The Council of the European Union had agreed to set a regulation for stricter CO2 emission standards for both lighter commercial vehicles and passenger cars. The proposed regulation places the target at 15% less emission for both cars and vans by the year of 2025. The following goal is to have cars give off 35% less emission while vans only need to reach 30% less.
“Today’s agreement is a further step towards new legislation on CO2 emissions” Elisabeth Köstinger, Austrian Federal Minister of sustainability and tourism had stated. “It sets the European automotive industry on track to build cleaner cars, invest more in innovation, and report more reliable emission data.” This proposition comes hand in hand with the conclusions reached the day before with regard to climate change which stated that the EU’s target for renewable energy use by 2030 was 32%. “The EU will continue to lead the way in global action on climate action” stated the Minister.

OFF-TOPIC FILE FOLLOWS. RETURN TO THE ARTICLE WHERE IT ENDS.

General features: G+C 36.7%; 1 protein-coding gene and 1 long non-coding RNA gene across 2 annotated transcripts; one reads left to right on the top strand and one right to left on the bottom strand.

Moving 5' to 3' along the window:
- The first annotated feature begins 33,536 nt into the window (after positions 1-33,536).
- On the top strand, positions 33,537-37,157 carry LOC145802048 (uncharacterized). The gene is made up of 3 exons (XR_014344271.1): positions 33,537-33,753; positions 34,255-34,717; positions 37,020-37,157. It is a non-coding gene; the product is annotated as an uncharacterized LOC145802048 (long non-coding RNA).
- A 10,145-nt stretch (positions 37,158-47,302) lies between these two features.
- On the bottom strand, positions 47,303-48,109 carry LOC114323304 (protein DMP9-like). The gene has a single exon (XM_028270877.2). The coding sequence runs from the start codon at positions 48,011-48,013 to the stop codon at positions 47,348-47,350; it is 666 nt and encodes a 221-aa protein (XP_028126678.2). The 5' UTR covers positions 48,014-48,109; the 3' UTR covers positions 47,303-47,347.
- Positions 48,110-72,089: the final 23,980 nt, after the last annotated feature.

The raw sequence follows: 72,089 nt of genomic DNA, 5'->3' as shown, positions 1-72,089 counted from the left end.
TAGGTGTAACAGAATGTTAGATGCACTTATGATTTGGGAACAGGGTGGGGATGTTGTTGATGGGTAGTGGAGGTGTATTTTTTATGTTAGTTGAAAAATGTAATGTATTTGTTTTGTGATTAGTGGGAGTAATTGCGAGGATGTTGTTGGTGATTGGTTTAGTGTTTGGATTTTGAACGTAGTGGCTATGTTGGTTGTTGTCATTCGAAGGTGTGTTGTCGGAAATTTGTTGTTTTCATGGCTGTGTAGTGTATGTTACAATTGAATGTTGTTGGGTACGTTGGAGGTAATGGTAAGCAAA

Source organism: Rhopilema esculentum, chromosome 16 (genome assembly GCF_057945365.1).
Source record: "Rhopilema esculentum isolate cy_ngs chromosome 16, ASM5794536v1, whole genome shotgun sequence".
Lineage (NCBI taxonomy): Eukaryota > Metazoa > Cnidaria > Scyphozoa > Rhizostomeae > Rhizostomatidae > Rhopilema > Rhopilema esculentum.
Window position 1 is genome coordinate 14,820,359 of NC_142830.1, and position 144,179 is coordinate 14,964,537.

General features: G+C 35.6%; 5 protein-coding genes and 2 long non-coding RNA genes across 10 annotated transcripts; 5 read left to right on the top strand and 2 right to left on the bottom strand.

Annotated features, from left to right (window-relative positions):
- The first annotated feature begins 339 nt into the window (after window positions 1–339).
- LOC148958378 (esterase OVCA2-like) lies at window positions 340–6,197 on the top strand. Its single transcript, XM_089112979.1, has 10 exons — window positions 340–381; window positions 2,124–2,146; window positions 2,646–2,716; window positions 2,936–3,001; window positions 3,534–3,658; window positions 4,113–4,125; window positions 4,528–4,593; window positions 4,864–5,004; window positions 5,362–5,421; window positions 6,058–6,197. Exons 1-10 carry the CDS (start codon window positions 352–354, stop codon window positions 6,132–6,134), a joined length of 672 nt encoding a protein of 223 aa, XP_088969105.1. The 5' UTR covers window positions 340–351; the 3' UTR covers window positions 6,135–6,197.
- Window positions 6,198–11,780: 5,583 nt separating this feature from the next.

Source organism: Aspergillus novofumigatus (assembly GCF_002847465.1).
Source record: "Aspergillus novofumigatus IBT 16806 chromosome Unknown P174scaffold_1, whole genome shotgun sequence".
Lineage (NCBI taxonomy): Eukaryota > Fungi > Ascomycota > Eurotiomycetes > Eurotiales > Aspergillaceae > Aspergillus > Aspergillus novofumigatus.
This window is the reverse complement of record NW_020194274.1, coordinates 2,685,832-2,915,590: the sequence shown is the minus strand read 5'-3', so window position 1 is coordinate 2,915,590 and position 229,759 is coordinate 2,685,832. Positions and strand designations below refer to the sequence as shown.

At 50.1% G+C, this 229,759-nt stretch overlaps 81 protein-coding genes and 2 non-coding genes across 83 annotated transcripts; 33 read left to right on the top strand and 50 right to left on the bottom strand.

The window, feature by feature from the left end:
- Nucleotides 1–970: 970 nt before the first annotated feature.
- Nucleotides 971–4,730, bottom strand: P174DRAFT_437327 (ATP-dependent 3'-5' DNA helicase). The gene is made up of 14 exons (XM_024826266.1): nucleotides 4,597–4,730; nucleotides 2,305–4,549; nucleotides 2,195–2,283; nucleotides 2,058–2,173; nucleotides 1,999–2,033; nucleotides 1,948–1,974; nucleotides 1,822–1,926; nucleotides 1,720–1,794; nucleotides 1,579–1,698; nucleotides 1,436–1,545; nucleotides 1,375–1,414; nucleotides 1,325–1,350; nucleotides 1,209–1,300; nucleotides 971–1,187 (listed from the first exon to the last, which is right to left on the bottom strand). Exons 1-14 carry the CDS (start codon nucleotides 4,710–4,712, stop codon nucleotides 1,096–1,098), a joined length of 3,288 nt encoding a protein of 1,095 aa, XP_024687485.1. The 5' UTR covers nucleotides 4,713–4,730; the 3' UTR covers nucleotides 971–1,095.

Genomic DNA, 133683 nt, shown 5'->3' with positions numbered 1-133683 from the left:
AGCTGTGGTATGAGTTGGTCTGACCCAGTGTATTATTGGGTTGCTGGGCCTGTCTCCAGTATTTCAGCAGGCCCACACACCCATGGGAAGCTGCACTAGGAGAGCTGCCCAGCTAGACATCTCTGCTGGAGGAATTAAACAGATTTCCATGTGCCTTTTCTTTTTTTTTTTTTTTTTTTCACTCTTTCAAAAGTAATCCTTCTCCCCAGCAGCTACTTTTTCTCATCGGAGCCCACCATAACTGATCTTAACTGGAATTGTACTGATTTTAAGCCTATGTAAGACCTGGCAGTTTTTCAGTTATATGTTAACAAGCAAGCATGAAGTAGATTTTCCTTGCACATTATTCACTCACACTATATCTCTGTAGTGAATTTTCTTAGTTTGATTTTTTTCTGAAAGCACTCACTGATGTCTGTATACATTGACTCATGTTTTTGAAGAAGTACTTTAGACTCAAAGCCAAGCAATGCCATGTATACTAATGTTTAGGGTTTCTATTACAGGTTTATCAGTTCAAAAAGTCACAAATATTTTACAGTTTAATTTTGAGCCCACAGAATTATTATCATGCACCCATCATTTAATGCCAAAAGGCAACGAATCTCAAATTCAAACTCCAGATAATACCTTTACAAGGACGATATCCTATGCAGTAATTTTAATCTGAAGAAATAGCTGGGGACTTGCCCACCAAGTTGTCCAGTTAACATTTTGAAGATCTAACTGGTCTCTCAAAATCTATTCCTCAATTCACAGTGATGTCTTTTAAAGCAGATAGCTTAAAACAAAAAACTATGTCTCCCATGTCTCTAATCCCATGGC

This proposal paints a positive picture for the future of low-emission vehicles. The reason that the benchmark for cars is 35% in 2030 rather than 30% is due to the fact that the Council has proposed incentives for zero and low-emission vehicles (ZLEVs). There has been an agreement in which manufacturers will receive incentives to sell more of these ZLEVs that don’t penetrate the market as successfully as their high emission counterparts. With the Council’s decision, companies that sell ZLEVs such as Tesla (NASDAQ: TSLA) and Toyota (NYSE:TM) may see success in the European market in the years to come.